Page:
Catching a Game in Huronia (The Early Years)
Coming off the World Juniors, an extremely good show that our Canadian team should be proud of, it got me thinking of sports in our area. Where did the locals "catch a ame" in the day?
Sports you could say have been a long time fixture in the region. The first recorded people catching a game in Huronia were the Jesuits. Way back in the 1630s, the Jesuits caught a game, watching and recording a game the Wendat were playing with a stick and ball. This game the Algonquin called Baggataway, and the Iroquois' Twarathon, eventually morphed into what we now call lacrosse. The Jesuits were the first to call the game Lacrosse, some say because the lacrosse sticks looked like the Crosiers used by Cardinals.
Men and women both played a variation and it was often used to settle disputes. A lot of ceremony and religion surrounded the game, and it and it's progeny hockey, continues to be a religious event to this day.
They called Lacrosse the little brother of war, and used it as such. Disputes could be settled by getting out the sticks and competing. The game was held over long distances, with goalposts but no real boundaries. It could last from daybreak to nightfall and maybe days at a time.
Although not in the area, Sir John Franklin, on his expedition to the arctic on foot, which included two locals, or who would be locals in Cuthbert Amyot and Pierre Lepine, describes a game much like hockey that the voyageurs who accompanied were playing.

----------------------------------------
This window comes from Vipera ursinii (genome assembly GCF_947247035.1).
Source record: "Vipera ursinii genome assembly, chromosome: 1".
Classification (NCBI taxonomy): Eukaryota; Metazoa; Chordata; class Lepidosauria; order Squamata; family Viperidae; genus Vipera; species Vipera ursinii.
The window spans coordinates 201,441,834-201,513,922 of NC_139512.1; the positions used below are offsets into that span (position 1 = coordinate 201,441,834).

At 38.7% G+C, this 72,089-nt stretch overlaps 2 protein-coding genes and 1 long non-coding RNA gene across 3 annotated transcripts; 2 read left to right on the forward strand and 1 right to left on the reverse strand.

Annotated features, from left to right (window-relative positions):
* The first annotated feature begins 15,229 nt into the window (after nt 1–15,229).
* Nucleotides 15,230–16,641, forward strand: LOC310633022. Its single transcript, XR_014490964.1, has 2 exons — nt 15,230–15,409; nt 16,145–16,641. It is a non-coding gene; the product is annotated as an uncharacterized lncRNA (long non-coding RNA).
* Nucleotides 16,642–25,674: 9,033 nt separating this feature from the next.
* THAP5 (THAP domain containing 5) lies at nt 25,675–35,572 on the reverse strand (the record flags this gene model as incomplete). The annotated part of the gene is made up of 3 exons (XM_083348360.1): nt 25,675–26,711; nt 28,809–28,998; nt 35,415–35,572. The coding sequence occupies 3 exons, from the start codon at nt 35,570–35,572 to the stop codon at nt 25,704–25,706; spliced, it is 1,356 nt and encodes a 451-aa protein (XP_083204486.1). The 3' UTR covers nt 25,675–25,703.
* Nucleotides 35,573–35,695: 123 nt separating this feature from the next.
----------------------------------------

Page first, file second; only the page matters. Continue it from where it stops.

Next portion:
We are not completely sure of how many games were played similar to lacrosse and hockey, but game balls are found in local archeology.
In the early part of the 18th century, on the cricket grounds by Mud (St Andrews Lake) the on military property, you could take in a cricket match played by locals.
In a Dominion Day celebration in 1870 the Penetang cricketers were playing in Waverley at a picnic held there.
The Thompsons, Xavier and H.H participated, as did Dr Spohn, Jeffrey, Kennedy and Quigley, names who would continue in sports throughout the years.
H.H. Thompson, was still in the Fur Trade, although at that time it was the waning years.
Not to be outdone, the Waverley squad also had a Dr Blackstock, and the local Hotel (there were two hotels) owner in their President CC Davis.
Waverley would take a 77 to 29 lead in the first, before Penetang would come back following a run short. I don't believe any history of cricket grounds in Waverley exist, but they seemed to have been on par with a Penetang squad of the time. Well it looks good on the sport's pages the Penetang squad batted twice and the Waverley squad only once, and still won by one run.
The next year, 1871, Penetang would revenge the loss at the Dominion Picnic.
Of course they stopped at the Davis Hotel, he was the President of the Cricket team at one point. (It says here he acquired it in 1872, but this article says Davis Hotel in 1870, so...)
I makes you wonder if the baseball diamond behind these buildings down the hill, was once a cricket pitch?